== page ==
Euripides, Iphigenia Among the Taurians
20-21 (Calchas to Agamemnon), tr. David Kovacs, with his note, in Euripides, Trojan Women. Iphigenia Among the Taurians. Ion
(Cambridge: Harvard University Press, 1999), pp. 154-155:
ὅ τι γὰρ ἐνιαυτὸς τέκοι
κάλλιστον, ηὔξω φωσφόρῳ θύσειν θεᾷ.
You vowed to the light-bearing goddess3 that you would sacrifice the fairest thing the year brought forth.
3 Artemis is called "light-bearing" because she carries torches when she hunts at night. The vow to her was made in the year of Iphigenia's birth.
Poulheria Kyriakou, A Commentary on Euripides' Iphigenia in Tauris
(Berlin: Walter de Gruyter, 2006), pp. 58-59:
φωσφόρωι: in her capacity as huntress and goddess of marriage, Artemis is bearer of light (= torches), as is Hecate with whom she is often identified. For the identification see FJW on A. Su. 676 and cf. Aretz (1999) 40 n. 91 and Johnston (1999) 211-13. For Hecate φώσφορος see Kannicht on Hl. 569 and Diggle on Pha. 268 (fr. 781.59). For Artemis see e.g. S. OT 206-7, Tr. 214, Farnell 2.458, 573-74 and for her association with light cf. E. Parisinou, The Light of the Gods (London 2000) 46-48, 81-83, 151-56.
Liddell-Scott-Jones, s.v. φώσφορος
II. torch-bearing, epith. of certain deities, esp. of Hecate, E.Hel.569, Ar.Th.858, Fr.594a; φ. θεά (sc. Ἄρτεμις) E.IT21, cf. Call.l.c. [Dian.204]; νὴ τὴν Φωσφόρον Ar.Lys.443, Antiph. 58.6; of Hephaestus, Orph.H.66.3: pl., ἱερεὺς Φωσφόρων Hesperia 4.49 (Athens, ii A. D.).
But cf. M. Platnauer, ed., Euripides, Iphigenia in Tauris
(1938; rpt. Bristol Classical Press, 1999), p. 61:
φωσφόρῳ = Artemis as the moon-goddess. Cf. E.IA 1570, I ὦ θηροκτόνε, | τὸ λαμπρὸν εἱλίσσουσ᾽ ἐν εὐφρόνῃ φάος; Cic. ND. ii.27.68 Dianam ... et Lunam eandem esse putant <Graeci>. See introduction, p. viii [sic, should be p. ix?].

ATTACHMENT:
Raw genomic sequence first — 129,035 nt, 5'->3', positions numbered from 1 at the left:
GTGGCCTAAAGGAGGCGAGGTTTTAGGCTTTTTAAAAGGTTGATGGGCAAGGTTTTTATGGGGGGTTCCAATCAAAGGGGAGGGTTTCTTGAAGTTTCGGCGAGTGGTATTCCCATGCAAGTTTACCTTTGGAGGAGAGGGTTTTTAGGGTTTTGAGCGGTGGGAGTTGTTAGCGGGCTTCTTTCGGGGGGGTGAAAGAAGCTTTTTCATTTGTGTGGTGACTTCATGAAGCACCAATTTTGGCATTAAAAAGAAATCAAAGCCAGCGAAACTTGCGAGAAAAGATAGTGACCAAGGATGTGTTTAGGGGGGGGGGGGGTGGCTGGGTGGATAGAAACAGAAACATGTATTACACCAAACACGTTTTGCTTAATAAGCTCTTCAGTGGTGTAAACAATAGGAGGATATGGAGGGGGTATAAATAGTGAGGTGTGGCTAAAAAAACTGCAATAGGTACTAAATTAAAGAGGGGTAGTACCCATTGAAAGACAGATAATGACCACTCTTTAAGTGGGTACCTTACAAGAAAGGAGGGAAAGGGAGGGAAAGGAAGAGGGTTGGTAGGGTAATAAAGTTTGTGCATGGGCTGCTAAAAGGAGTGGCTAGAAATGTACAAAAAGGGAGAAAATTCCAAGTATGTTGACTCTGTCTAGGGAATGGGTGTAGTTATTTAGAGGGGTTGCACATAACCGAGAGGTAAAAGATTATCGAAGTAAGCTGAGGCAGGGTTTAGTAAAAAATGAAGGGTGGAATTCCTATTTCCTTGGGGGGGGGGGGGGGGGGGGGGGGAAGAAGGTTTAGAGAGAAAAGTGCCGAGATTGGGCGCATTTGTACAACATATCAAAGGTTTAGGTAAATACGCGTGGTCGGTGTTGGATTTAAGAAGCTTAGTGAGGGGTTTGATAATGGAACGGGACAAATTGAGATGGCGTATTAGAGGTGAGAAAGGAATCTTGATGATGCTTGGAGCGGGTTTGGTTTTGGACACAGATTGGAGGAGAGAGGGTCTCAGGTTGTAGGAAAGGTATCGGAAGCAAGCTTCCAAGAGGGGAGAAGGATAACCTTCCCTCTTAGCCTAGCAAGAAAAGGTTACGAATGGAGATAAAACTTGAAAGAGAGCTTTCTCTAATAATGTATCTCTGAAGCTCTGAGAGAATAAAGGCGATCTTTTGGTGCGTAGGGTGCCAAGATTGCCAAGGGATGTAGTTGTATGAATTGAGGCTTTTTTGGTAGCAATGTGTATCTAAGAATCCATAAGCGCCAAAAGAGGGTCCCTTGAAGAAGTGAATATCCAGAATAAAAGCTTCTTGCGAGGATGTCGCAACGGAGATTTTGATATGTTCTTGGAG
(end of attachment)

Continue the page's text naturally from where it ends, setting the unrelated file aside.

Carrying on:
The parallel from Euripides, Iphigenia at Aulis
1570-1571, cited by Platnauer, is usually understood as referring to Artemis as moon goddess, e.g. by Kovacs in Euripides, Bacchae. Iphigenia at Aulis. Rhesus
(Harvard: Cambridge University Press, 2002), p. 337 (with his note):
slayer of beasts, who send your bright gleam on its circular path in the night,27...
27 Artemis is being identified with Selene, the moon goddess.
But I wonder if here too Euripides (or his reviser) could be describing Artemis brandishing a torch while hunting at night, i.e.:
slayer of beasts, whirling the gleam of light at night...
In the modern day, at least in some jurisdictions, if Artemis hunted wild beasts at night using a torch, she might be subject to arrest by a game warden for jacklighting. For hunting at night with torches see Eva Parisinou, The Light of the Gods: The Role of Light in Archaic and Classical Greek Culture
(London: Duckworth, 2000), pp. 101-105.